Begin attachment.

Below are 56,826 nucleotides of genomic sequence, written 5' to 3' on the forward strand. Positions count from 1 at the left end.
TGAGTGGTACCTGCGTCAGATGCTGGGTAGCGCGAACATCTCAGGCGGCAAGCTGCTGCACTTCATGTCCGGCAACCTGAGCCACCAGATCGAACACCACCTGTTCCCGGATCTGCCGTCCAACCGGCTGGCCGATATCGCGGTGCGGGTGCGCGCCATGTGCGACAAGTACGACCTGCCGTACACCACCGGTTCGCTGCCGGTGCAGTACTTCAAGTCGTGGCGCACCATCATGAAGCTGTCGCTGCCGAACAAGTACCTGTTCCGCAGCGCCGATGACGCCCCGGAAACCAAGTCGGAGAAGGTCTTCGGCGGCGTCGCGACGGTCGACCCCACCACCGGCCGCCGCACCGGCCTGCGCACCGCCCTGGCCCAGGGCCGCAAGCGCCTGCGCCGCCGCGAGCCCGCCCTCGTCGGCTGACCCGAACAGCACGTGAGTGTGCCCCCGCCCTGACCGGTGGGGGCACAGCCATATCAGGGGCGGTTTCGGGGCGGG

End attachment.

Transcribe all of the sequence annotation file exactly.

Below are 56,826 nucleotides of genomic sequence, written 5' to 3' on the forward strand. Positions count from 1 at the left end.
TGAGTGGTACCTGCGTCAGATGCTGGGTAGCGCGAACATCTCAGGCGGCAAGCTGCTGCACTTCATGTCCGGCAACCTGAGCCACCAGATCGAACACCACCTGTTCCCGGATCTGCCGTCCAACCGGCTGGCCGATATCGCGGTGCGGGTGCGCGCCATGTGCGACAAGTACGACCTGCCGTACACCACCGGTTCGCTGCCGGTGCAGTACTTCAAGTCGTGGCGCACCATCATGAAGCTGTCGCTGCCGAACAAGTACCTGTTCCGCAGCGCCGATGACGCCCCGGAAACCAAGTCGGAGAAGGTCTTCGGCGGCGTCGCGACGGTCGACCCCACCACCGGCCGCCGCACCGGCCTGCGCACCGCCCTGGCCCAGGGCCGCAAGCGCCTGCGCCGCCGCGAGCCCGCCCTCGTCGGCTGACCCGAACAGCACGTGAGTGTGCCCCCGCCCTGACCGGTGGGGGCACAGCCATATCAGGGGCGGTTTCGGGGCGGG